What are days for?
Days are where we live.
They come, they wake us
Time and time over.
They are to be happy in.
Where can we live but days?
Ah, solving that question
Brings the priest and the doctor
In their long coats
Running over the fields.
I don't know if this happens to other bloggers, but I sometimes wake in the middle of the night with whole syntactical chunks of blog ready-formed in my head. And unless I get up at once and write them down, they've vanished into the ether by morning. Occasionally the same thing happens with poems. The bare bones of this one had already coalesced in my mind on waking abruptly at 4am in a tent in Borrowdale a few years ago. I've blogged before about the relationship between sleep and creativity here. This blessed visitation has just occured again tonight.
May and September are my favourite months of the year. Though I've learnt not to have favourite months. Now I like them all. After a certain age you're more conscious of the finite number of Mays and Septembers left. But, if all months become your favourites, then you suddenly have 6 times as many more months to enjoy. I've been reflecting on all this as I'm in a somewhat sombre mood - despite the most beautiful warm weather this week, which coincided with the return of the swifts, screaming and skydancing in the blue bowl of sky overarching the garden. ( ...The swifts/Materialize at the tip of a long scream/Of needle. 'Look! They're back! Look! And they're gone/On a steep/Controlled scream of skid/Round the house-end and away under the cherries... From Swifts by Ted Hughes.) Yes, I've been in an unseasonably reflective mood - more September-ish than May-esque you might say - because I had to attend a funeral yesterday.
I wasn't the only mourner (or thanksgiver as the lady vicar later reminded us) to be completely caught off my emotional guard by the Scottish pipe music being played as we followed the coffin into Lincoln Crematorium. At once my eyes filled and my lips began to tremble. I could barely sing the 1st hymn. In an attempt to control myself, I stared fixedly out of the window at an unfocused spot in the middle distance somewhere between a foreground bush and some trees further out.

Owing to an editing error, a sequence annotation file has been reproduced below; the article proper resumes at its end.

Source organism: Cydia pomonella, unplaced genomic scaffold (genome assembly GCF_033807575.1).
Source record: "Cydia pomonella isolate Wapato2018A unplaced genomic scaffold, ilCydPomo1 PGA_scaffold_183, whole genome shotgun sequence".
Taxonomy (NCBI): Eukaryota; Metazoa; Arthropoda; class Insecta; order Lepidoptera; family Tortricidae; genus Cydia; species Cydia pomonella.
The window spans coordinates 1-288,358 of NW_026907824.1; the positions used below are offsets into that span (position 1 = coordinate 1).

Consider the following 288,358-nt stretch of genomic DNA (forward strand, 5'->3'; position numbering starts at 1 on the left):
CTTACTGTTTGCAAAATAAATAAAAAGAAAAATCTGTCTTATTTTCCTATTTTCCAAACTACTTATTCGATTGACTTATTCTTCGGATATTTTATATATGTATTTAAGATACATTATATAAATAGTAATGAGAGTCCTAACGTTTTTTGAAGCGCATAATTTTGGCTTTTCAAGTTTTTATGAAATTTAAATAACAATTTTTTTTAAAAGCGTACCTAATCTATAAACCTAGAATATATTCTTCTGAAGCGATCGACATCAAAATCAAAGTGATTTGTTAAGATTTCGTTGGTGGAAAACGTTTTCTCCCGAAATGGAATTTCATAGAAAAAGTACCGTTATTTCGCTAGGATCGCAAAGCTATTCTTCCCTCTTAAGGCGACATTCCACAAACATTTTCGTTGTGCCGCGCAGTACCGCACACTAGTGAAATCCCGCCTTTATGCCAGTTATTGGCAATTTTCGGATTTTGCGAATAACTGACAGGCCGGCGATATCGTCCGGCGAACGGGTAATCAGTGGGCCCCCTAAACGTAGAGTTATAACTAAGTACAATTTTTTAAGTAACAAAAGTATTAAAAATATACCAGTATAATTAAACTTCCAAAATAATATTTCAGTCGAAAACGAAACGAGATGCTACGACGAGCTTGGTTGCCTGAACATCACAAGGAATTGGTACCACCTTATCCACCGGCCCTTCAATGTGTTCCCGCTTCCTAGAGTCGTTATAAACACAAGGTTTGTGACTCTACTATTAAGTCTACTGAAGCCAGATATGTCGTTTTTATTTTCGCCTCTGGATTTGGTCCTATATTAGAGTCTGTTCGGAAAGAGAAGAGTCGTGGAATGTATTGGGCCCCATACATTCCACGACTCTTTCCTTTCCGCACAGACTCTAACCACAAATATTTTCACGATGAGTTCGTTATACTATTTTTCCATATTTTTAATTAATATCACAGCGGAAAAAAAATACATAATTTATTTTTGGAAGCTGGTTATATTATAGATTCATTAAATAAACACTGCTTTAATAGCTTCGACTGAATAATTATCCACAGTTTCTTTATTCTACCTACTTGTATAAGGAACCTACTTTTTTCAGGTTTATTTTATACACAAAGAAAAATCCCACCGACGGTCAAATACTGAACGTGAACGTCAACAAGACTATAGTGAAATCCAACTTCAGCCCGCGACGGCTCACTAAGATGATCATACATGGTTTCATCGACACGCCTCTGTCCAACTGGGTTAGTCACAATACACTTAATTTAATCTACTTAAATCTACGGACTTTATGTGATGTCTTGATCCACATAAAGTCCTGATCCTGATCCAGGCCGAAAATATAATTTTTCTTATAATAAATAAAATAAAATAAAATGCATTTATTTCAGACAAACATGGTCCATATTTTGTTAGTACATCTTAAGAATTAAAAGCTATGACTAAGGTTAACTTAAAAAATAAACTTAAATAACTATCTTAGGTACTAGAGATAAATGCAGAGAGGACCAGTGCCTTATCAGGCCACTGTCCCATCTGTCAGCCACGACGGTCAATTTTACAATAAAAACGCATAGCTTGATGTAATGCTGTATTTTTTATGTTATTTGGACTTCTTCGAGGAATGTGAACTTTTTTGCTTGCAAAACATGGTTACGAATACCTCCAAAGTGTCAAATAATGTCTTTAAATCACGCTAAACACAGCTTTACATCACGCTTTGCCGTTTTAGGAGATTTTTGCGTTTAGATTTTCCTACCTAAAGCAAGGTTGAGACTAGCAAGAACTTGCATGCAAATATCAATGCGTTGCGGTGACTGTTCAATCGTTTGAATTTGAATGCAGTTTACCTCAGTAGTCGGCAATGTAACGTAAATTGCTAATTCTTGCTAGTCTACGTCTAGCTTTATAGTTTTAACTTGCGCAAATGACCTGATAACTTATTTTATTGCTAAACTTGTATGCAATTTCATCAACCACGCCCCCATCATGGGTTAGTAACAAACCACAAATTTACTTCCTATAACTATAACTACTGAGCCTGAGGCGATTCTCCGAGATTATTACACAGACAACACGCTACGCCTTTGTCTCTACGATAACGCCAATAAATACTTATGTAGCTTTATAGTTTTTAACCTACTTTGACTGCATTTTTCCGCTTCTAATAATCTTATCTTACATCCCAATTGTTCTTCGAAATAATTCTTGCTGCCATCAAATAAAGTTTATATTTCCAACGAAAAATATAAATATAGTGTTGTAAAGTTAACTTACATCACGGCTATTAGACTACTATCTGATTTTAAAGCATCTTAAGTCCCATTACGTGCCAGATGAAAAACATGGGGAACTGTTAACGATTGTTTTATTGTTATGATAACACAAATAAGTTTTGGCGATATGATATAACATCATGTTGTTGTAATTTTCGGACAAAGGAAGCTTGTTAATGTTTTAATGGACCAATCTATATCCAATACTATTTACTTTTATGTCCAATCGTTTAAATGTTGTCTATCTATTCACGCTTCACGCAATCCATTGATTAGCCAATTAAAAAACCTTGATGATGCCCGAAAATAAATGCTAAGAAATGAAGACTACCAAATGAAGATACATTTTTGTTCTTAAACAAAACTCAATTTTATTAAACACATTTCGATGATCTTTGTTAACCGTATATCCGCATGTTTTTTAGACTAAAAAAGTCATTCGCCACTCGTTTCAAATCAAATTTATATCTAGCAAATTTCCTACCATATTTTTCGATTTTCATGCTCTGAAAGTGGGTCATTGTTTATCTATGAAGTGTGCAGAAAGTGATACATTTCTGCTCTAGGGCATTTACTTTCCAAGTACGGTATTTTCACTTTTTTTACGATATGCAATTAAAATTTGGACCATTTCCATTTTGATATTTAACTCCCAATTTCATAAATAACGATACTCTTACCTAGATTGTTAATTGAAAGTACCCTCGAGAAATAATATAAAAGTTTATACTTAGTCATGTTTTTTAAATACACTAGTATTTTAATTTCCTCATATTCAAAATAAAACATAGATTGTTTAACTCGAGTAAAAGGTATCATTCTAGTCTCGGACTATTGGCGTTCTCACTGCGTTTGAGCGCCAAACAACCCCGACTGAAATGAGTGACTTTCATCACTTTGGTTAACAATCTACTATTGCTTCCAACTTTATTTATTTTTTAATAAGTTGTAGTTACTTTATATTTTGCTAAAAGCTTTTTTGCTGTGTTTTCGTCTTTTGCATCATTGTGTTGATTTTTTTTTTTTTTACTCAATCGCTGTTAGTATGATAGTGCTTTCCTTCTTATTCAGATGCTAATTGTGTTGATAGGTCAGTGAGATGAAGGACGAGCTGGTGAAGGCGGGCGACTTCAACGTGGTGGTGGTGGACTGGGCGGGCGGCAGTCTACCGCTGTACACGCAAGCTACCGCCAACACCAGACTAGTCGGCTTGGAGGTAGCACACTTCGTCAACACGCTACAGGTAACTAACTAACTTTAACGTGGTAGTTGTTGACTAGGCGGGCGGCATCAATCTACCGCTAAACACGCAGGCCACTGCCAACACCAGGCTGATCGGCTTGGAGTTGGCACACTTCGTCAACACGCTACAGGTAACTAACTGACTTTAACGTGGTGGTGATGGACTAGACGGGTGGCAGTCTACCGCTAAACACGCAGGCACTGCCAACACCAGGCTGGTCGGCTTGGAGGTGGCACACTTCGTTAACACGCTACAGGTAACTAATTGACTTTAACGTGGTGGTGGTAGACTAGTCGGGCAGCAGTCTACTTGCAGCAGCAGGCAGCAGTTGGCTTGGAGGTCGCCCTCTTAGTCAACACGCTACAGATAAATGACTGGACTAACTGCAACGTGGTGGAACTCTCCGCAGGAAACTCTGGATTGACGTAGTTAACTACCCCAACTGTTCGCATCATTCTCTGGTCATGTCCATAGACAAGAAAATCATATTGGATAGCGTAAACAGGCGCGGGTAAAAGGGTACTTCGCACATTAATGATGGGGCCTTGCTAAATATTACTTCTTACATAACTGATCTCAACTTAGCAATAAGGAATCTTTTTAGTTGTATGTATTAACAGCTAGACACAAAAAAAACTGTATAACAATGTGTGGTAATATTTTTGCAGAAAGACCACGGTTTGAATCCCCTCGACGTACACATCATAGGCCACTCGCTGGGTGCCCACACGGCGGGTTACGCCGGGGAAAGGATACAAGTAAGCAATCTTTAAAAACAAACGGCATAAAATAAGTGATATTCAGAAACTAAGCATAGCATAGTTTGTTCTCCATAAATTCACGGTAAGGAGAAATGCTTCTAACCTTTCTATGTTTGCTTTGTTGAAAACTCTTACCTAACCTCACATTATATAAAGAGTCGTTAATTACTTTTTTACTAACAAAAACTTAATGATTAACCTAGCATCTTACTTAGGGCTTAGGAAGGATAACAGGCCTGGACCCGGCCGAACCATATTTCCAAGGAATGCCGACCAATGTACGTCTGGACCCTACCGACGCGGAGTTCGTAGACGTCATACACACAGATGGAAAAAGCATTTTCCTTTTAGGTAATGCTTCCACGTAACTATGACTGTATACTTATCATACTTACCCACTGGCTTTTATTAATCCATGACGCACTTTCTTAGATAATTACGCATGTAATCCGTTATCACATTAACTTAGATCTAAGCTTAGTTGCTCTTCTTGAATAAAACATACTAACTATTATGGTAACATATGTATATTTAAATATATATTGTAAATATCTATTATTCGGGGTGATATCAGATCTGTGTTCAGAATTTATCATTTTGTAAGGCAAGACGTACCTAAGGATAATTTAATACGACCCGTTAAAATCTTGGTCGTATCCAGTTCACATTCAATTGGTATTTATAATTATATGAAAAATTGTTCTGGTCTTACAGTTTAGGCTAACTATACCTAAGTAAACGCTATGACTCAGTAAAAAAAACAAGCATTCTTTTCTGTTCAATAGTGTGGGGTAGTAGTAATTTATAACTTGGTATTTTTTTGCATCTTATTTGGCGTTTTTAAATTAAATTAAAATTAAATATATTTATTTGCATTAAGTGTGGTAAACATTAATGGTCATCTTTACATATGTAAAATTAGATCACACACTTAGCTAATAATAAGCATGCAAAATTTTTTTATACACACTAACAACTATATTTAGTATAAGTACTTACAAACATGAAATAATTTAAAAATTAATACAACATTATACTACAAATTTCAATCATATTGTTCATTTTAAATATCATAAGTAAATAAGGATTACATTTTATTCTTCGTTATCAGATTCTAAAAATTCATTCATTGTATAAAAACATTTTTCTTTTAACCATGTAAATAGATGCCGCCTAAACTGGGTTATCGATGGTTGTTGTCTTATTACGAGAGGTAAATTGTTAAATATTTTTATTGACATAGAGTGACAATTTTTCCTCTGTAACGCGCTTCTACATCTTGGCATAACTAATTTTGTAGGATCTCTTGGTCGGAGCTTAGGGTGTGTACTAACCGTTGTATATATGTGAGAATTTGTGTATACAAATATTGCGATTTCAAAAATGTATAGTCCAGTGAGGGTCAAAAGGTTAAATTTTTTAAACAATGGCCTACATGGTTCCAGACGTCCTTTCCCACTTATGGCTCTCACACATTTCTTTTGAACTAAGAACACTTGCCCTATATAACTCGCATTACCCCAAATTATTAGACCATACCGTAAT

Rita. Feisty, generous, cantankerous, chaotic, warm-hearted, strong-willed (no - downright bloody-minded), intelligent, outgoing, outrageous. Courageous too - she'd suffered from ill health all her life: bronchial chest, swollen legs, knackered kidneys, diabetes. She finally gave up smoking, but not the cream cakes, when she retired. Her car had more dents than a tin can used for shotgun practice. She'd nearly died several times. Now she had really gone.
Rita. A one woman band against authority. A tireless fighter against social injustice. Schoolteacher, Area Director of Social Services, local councillor, volunteer worker for STRUT, the Lincoln-based charity providing respite care for children with disabilities and learning difficulties.
Rita. Once her bungalow was burgled. A police officer came round. He surveyed the anarchic destruction in every room. "I'm afraid they've made a bit of a mess, Miss Hodgson," he commiserated. "Nonsense," countered Rita breezily. "They've tidied the place up!"
As the blue curtain closed on the coffin I looked away through the window once more. In the distant trees some magpies, feathered in funereal black and white, lurched from one branch to another. And 2 chaffinches bounced up from the bush in front of the window and fluttered frenziedly up and down the pane, tapping their heads repeatedly, insistently against the glass. Just as if they were trying to gain entrance for some obscure, avian reason. Then, after what seemed an eternity of knocking, and some harsh looks from the lady vicar, they suddenly flew off, disappearing over the Garden of Rest.